11. Hi Robert. Would you recommend the book 'Zuke 'Em, The Colle Zukertort Revolutionized'?

  12. This channel feels like the best kept secret on chess youtube 🙂

  13. Watching this again lol. To the 6 people who disliked this video were forced to by an intruder otherwise it was a misclick. 🙂

  14. Hey Mr Robert I know it’s a lot to ask for but when I play d4, a lot of people play the Englund gambit or Dutch defense. Could you make a video on how to beat the defenses?

  15. Hi Robert. Can you please recommend some games which show the alternate Colle variation with c4 and dxc4 and Bxc4? You mention it but focus on the other variation. Thanks in advance.

  16. My opponent played 2…Bg4 after 1.d4 2.Nf3, which seems logical to us amateurs, Black wanting to free the light squared Bishop outside the pawn chain. Perhaps mistakenly I tried going for the same Colle set up, playing e3- putting my Knight into a pin on my Queen and on move 11, he broke in the center with …e5 and, long story short- all of my study of this opening went out the window for this game and I lost terribly- other factors were involved but I was disheartened at having to “play chess” from such an early position. Any suggestions? All the Colle videos I see shows the opponent playing a Queen side fianchetto, this is probably a common idea at higher level but I often see the Bishop developed before they play …e6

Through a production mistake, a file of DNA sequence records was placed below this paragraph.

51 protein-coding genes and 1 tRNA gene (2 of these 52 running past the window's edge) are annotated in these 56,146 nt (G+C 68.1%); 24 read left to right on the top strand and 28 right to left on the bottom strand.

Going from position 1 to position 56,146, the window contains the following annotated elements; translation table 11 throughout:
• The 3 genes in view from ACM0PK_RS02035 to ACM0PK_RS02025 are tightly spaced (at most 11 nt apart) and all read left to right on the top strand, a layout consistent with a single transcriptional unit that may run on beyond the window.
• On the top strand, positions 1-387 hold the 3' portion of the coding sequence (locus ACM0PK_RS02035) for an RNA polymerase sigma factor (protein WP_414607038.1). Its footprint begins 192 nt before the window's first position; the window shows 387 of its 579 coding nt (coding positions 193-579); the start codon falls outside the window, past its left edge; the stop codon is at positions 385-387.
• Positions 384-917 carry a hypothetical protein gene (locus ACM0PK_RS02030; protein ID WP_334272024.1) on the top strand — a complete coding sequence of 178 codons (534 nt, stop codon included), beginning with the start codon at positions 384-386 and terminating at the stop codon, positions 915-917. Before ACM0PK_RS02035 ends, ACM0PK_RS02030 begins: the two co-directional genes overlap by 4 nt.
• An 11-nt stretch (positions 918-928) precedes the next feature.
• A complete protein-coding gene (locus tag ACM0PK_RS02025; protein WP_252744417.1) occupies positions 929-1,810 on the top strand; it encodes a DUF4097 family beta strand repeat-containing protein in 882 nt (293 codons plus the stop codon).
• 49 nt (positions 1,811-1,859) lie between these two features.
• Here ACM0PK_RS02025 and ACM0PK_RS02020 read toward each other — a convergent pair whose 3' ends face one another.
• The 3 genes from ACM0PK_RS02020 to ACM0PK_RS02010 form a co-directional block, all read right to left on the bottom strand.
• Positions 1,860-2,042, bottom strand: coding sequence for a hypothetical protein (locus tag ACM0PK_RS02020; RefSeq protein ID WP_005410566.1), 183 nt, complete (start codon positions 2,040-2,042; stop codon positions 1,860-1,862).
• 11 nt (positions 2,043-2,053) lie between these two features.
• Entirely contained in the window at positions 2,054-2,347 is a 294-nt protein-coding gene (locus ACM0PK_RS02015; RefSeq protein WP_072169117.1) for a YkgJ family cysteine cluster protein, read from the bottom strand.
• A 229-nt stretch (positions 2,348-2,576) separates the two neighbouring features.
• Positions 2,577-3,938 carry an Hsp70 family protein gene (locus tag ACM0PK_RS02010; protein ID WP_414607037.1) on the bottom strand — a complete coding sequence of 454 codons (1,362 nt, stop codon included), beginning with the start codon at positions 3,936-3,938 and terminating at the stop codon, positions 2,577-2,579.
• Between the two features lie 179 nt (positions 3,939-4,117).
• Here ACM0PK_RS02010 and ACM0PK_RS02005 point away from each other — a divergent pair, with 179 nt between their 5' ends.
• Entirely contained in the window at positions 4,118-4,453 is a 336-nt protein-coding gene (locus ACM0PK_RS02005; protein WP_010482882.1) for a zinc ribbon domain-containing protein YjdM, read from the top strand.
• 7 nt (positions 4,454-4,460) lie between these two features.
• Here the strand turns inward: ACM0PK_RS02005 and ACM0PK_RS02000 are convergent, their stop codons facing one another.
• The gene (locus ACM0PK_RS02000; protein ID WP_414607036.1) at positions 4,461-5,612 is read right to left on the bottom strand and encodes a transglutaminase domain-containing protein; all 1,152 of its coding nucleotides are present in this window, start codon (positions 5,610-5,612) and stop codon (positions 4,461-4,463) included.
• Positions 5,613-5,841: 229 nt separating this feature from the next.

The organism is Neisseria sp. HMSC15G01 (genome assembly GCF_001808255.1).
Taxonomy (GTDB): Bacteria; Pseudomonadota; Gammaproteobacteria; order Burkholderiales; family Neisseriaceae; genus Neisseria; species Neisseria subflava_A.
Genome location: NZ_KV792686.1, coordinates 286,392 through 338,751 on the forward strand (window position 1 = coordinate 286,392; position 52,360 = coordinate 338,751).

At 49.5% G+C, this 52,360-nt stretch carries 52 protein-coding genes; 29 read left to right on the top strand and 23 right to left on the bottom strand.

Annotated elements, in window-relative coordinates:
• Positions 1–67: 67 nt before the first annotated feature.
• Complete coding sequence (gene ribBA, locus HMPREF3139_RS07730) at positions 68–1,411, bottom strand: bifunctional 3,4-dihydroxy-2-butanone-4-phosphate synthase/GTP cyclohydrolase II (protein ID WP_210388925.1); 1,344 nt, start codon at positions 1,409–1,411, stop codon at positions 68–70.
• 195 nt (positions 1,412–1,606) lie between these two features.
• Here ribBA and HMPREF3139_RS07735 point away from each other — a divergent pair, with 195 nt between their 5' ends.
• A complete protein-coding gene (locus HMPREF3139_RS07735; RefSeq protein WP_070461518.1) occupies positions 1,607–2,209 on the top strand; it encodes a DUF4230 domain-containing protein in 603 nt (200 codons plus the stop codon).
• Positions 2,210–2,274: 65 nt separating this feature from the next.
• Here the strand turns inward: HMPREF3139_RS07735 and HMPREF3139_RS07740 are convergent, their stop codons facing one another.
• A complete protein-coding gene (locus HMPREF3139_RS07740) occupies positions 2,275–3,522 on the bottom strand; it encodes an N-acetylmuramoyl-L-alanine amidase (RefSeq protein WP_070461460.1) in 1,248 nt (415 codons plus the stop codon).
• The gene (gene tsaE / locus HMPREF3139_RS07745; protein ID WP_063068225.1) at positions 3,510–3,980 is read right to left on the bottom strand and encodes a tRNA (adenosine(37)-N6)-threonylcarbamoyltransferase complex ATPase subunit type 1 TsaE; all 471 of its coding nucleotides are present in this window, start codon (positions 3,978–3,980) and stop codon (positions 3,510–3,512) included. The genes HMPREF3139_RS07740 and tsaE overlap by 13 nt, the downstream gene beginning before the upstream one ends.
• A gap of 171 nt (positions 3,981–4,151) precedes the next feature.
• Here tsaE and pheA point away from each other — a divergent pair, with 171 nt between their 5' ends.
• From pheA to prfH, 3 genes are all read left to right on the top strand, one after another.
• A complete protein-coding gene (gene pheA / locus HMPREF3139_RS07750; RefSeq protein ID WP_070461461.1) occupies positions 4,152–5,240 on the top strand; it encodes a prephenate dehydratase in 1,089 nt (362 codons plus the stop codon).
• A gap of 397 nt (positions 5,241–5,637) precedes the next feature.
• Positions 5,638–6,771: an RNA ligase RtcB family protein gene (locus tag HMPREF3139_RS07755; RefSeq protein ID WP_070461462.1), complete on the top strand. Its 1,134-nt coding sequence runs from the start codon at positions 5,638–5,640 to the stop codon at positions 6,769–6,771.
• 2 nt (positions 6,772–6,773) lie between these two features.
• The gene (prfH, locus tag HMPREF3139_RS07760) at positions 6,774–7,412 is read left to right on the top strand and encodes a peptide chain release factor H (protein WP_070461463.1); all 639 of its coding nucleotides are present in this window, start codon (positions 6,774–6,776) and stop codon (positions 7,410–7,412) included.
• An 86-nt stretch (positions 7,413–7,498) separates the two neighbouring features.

17. The more I watch this lesson the more I love the colle!

  18. Any chance you might add a video about lines where black plays Bf5 or Bg4? That's where I run in to the most problems. Thanks for the great videos!